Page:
Finding the perfect job/employee simplified with high-tech

Posted: Tuesday, May 31, 2005


  Harry Lockwood, Alaska Job Center vocational counselor points to a print out of their home page listings.

Harry Lockwood, Alaska Job Center vocational counselor points to a print out of their home page listings.

The Alaska Department of Labor & Workforce Development proclaims that "Jobs are Alaska's future," and helping to bring the future here today is Harry Lockwood's job. Lockwood, who recently addressed the Soldotna Chamber of Commerce, is a vocational counselor at the Peninsula Job Center. "Our primary mission is putting Alaskans to work and we're doing that through a wide range of programs designed to help Alaskan workers and employers," said Lockwood. Among those programs is the Alaska Job Center Network which can match the right people with the right jobs and offer employers a free resource to advertise jobs, find job ready workers, screened and ready to interview. "On our instate database you can actually go on line and search out jobs by town, village, or city name. You can search by job type or cluster so if someone is focused on a specific career they search by job type, or if they want to live on the Kenai Peninsula they can search by area, there are many ways to do the search and all on the computer so you don't have to waste time and gas money. We make the connections between employers and workers, finding the right people for the right jobs," explained Lockwood.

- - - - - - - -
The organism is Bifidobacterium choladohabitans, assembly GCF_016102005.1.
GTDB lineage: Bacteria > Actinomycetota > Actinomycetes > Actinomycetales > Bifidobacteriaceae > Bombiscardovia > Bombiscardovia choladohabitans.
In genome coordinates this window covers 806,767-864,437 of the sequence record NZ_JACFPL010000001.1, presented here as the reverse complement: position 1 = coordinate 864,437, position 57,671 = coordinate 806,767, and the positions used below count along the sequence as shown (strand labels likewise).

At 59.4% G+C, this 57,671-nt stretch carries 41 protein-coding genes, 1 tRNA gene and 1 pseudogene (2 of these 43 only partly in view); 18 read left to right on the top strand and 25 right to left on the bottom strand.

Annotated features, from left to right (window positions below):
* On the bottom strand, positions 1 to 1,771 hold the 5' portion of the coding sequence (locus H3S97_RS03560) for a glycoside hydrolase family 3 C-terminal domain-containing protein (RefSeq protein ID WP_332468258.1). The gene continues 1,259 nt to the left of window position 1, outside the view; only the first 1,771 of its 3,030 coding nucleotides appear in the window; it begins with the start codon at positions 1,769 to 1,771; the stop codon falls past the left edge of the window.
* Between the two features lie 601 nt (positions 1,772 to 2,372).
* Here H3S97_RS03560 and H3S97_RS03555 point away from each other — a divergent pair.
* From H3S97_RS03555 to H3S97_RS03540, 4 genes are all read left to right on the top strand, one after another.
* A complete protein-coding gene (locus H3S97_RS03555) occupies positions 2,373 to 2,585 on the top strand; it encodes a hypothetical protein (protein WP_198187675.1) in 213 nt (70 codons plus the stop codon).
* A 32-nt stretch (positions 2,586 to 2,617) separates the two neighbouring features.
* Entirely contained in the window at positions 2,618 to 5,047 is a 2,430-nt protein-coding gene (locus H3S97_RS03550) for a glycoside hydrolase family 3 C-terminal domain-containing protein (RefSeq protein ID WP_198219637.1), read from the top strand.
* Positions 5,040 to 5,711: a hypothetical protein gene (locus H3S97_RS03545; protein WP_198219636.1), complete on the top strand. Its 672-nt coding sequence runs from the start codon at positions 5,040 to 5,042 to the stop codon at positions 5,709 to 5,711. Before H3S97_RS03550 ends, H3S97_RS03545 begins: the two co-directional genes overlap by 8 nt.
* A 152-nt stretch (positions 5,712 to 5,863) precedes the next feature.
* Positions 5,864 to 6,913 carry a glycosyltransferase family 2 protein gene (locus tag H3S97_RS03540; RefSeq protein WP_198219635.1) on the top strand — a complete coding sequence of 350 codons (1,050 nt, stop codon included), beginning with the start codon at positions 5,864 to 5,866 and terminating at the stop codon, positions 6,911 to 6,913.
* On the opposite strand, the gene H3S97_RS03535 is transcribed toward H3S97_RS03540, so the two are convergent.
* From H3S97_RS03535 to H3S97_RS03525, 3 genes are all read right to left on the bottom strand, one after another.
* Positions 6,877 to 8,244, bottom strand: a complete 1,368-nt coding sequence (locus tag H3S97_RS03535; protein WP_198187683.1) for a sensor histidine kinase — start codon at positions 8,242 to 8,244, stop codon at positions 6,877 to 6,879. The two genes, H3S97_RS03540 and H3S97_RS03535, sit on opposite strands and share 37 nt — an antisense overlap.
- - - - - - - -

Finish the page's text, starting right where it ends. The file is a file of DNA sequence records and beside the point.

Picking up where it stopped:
If someone does not have or is unfamiliar with computers, the Job Center has computers and training available for job seekers or employers who need to recruit employees. "They can come into our office anytime between 8:00am and 5:00pm Monday through Friday and use our computers. If you're not comfortable keyboarding or computers we have staff that work in the resource lab and their job is to assist clients with working on the computer," added Lockwood. The Job Center also offers workshops on computer basics, resume writing, completing job applications, and getting ready for an interview. It is estimated that the average American worker male or female will have five career changes in their lifetime, "Some will have more changes and some less, but most of us will have held between 20 and 30 jobs in our lifetime and that may be simply because of the rapidly changing labor market or interests and that's what interest assessments are all about. It helps a person figure out what type of work is related to their interests in addition to what they may have done in the past," said Lockwood. For more information about the Department of Labor & Workforce Development Job Center Network, call 283-2904, or go to

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